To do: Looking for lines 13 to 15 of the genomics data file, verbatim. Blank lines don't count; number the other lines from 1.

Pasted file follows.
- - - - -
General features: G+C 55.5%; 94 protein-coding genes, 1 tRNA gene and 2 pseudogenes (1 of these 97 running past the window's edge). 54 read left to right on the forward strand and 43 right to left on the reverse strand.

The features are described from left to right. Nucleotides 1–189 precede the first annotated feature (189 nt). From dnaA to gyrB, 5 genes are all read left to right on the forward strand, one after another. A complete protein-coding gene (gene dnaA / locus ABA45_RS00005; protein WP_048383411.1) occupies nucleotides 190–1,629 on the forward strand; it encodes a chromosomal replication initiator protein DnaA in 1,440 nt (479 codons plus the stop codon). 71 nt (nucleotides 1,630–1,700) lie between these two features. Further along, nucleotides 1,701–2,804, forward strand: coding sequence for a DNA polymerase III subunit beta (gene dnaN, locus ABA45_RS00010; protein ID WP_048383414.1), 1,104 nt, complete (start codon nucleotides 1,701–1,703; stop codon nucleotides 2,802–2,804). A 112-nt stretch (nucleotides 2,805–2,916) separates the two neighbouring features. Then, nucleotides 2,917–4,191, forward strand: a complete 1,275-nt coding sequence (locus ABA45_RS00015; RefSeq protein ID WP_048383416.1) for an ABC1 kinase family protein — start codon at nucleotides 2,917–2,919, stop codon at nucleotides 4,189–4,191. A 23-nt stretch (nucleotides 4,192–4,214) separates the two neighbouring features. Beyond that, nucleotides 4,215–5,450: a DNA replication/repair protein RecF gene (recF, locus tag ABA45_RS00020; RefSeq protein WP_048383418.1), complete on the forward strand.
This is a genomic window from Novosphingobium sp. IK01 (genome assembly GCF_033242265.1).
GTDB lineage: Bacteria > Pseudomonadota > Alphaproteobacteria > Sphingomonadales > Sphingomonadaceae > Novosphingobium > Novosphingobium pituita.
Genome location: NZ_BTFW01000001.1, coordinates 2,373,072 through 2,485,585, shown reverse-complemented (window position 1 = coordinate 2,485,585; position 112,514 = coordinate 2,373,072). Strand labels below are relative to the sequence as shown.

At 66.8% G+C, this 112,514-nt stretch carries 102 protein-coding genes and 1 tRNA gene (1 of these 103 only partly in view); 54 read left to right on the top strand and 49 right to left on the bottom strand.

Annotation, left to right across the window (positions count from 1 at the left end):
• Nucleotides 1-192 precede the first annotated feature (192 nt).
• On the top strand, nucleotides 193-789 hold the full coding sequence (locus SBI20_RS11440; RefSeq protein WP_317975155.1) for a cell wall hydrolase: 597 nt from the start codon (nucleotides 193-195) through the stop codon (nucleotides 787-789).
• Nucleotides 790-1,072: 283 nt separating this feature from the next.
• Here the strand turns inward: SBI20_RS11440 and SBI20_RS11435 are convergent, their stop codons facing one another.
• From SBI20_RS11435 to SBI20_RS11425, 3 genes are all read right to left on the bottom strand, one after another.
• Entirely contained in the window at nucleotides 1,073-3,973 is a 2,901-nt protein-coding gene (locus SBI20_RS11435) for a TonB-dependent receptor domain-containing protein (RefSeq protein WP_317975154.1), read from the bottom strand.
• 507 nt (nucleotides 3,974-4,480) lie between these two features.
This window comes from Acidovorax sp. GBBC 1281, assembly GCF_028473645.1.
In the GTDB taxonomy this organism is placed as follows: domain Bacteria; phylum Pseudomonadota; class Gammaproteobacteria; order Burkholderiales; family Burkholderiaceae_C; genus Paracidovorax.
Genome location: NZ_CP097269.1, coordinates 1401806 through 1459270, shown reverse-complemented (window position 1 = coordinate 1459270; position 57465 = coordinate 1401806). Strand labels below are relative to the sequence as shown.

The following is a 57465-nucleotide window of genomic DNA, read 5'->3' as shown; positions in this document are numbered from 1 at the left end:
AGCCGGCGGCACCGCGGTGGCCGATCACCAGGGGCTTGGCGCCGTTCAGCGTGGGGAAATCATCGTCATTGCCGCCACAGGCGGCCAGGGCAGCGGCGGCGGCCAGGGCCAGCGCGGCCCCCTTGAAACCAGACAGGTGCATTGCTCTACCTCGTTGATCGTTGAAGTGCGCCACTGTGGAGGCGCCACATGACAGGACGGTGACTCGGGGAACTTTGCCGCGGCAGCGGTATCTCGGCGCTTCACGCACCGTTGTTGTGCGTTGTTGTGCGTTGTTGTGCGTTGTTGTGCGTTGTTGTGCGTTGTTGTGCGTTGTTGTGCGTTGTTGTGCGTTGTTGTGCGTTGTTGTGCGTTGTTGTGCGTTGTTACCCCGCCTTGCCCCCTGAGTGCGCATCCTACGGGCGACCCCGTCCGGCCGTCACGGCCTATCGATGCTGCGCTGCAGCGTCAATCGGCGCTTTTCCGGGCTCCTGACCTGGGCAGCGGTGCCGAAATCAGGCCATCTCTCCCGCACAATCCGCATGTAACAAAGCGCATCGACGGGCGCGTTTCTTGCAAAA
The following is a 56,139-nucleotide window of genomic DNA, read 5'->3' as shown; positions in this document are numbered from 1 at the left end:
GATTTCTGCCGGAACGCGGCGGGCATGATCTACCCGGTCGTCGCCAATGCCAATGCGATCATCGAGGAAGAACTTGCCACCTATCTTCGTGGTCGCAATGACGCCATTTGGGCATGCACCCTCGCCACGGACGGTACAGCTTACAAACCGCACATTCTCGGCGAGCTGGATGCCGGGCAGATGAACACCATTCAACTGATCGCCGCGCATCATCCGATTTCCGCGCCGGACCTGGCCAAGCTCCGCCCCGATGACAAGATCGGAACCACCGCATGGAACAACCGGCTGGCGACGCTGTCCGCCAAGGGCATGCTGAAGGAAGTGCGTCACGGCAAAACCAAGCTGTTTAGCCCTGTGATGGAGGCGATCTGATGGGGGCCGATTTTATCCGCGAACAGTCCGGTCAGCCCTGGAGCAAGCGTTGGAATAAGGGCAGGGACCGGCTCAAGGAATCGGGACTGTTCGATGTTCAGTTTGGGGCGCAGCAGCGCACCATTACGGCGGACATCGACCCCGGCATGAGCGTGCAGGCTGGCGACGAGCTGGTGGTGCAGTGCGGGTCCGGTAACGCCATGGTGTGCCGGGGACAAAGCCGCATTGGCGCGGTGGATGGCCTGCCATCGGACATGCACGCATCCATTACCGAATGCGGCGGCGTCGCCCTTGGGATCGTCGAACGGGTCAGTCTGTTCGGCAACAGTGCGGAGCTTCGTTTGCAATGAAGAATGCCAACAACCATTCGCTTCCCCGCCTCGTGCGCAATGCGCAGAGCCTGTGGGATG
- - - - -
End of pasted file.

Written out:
• Entirely contained in the window at nucleotides 1,073-3,973 is a 2,901-nt protein-coding gene (locus SBI20_RS11435) for a TonB-dependent receptor domain-containing protein (RefSeq protein WP_317975154.1), read from the bottom strand.
• 507 nt (nucleotides 3,974-4,480) lie between these two features.
This window comes from Acidovorax sp. GBBC 1281, assembly GCF_028473645.1.